8foot7 wrote: Swimmer wrote:
8foot7 wrote:I still think the best option in this situation is to simply stop paying the taxes and let the municipality sell the home out from under all 5 of you.
Does non payment of taxes adversely affect ones credit rating?
Also, going this route could take a lot of time, I think, while you still have liability, utilities, general maintenance, etc.
A partition suit could also take a lot of time and would also not eliminate liability, utilities, maintenance, and the like. It's certainly not a perfect answer, but to my mind I haven't seen a better one proposed.
Suing your family should be the nuclear option. I don't think there's a credit hit for having a tax lien, but even if there is, I'd probably take it over suing my family unless there were truly no better alternative.
Not paying real estate taxes is a risky play. I would think the keepers would not let this happen if they are primarily interested in keeping and using the property unless they really want to shoot themselves in the foot and head. And the sellers, if one of their interests was to capture some value in the property, would see that interest evaporate in a tax lien sale. This is not as efficient as you appear to think it would be especially as compared to a partition suit and sale. Most states provide the delinquent tax payer with redemption rights for a prescribed period, in some cases, as long as 2 years; which means the delinquent tax payer could pay his unpaid real estate taxes and re-acquire the property sold to someone at the tax sale! And if you're a bidder at the sale, you'll likely to bid $1 plus the unpaid taxes for the property, thus wiping out any "equity" or value in the property that the prior owners had in it.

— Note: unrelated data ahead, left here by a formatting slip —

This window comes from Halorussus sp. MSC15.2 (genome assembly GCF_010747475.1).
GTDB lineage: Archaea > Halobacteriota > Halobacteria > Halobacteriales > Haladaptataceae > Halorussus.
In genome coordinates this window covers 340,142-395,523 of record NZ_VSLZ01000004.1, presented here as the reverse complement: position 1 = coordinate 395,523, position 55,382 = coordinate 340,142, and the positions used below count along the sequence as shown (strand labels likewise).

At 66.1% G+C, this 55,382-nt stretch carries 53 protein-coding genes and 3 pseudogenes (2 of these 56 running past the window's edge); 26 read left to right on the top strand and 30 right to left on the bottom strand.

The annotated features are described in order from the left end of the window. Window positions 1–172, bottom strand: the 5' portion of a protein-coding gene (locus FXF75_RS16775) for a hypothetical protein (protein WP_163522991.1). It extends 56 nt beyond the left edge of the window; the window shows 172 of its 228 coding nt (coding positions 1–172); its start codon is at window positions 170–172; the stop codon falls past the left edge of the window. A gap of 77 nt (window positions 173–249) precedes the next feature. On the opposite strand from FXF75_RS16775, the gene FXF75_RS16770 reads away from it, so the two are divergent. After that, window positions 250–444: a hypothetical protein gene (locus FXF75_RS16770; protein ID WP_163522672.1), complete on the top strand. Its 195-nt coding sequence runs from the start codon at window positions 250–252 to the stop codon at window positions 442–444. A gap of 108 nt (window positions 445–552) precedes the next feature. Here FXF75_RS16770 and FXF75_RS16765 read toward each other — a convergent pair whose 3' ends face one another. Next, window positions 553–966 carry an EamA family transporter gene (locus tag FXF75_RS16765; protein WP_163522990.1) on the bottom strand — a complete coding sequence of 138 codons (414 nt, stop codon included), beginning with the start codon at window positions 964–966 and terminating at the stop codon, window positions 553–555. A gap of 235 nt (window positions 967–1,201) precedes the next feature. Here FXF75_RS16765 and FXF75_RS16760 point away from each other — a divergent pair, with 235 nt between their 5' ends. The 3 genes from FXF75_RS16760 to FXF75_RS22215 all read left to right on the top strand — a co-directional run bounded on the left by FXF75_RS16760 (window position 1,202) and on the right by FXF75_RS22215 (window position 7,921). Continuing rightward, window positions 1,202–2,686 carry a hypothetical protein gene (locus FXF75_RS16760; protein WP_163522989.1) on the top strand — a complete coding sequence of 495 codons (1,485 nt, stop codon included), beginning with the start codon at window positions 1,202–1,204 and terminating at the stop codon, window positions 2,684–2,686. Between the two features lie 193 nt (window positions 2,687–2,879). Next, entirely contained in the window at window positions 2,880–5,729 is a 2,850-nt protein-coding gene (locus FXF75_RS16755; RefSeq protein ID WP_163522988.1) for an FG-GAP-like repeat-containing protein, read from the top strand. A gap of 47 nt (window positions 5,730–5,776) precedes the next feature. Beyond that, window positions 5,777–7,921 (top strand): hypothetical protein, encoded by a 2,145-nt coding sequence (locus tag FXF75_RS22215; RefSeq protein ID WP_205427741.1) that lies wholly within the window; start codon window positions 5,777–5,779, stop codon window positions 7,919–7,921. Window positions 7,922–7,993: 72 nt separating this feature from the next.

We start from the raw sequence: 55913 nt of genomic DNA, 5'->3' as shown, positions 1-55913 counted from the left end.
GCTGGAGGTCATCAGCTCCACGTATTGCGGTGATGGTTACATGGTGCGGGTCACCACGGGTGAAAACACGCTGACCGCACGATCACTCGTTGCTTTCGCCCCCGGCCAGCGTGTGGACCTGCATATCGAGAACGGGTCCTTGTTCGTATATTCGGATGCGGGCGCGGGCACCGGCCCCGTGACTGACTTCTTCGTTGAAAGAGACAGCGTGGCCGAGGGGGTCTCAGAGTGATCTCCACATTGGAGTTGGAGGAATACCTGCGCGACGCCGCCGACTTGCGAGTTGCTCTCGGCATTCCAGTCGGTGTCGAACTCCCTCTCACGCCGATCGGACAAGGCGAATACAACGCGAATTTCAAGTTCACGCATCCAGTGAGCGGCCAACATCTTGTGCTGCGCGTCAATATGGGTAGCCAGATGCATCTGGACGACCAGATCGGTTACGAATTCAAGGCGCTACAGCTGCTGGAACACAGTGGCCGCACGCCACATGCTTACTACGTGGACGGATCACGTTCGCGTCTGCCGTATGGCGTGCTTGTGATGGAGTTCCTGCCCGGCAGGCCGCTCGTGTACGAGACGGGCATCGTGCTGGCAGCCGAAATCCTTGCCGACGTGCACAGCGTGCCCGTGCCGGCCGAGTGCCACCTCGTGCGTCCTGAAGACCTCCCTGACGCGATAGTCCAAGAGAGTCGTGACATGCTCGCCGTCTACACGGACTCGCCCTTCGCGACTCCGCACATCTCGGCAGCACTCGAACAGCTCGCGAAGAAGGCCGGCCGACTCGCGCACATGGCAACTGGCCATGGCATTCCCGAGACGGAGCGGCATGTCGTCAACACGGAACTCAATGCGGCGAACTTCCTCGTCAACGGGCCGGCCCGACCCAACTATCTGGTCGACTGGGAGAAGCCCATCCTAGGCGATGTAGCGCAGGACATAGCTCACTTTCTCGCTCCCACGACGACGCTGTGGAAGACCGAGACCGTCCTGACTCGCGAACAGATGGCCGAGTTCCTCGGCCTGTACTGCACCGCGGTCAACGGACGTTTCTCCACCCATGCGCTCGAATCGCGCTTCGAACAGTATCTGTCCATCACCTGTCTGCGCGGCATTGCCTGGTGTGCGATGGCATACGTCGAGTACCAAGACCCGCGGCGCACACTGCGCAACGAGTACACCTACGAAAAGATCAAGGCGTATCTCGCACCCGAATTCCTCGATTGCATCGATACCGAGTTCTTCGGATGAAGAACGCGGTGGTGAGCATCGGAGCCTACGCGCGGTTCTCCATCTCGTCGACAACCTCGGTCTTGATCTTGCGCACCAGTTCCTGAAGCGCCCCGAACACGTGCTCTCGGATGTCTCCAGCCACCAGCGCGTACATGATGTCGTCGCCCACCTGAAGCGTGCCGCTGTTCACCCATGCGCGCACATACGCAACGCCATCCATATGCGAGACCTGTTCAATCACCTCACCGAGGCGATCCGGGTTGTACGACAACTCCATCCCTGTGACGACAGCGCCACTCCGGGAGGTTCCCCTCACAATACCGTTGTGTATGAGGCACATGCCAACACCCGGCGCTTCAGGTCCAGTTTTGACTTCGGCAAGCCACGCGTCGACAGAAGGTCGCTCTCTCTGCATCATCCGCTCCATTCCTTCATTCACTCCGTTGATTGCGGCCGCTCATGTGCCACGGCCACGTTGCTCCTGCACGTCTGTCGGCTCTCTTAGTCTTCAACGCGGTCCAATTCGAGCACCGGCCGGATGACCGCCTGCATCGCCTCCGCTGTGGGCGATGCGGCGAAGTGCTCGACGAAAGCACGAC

This play also sounds transparently spiteful, not likely to advance anyone's financial interests in the short or long term. And tax liens do show up on credit reports, at least Federal income tax liens do so.
A partition suit/sale would not be a suit against the family; it's really a suit against the property (though you would list and name identified owners or stakeholders in the property as defendants along with the property itself). It would seem to me to be far more efficient, expeditious and yield the best financial benefit to the parties than a tax sale (save for the keepers wanting to keep the property because they're interest is in keeping their common ownership and not having cash as a substitute for it).
The nuclear option is the best option if the parties are so entrenched in their respective positions -- no need to mediate if positions are diametrically in opposition to each other and no one wants to move to the other side. A word about the keepers, as I think we have tended to side in this forum with the sellers, in portraying the sellers as irrational or depriving the sellers of their inheritance. The keepers just want to keep, which they are legally entitled to do so -- it's how Mom, intentionally or unintentionally, played her hand for her children. They are getting exactly what was designed for them -- it's really the sellers in wanting to sell who are upsetting the design here.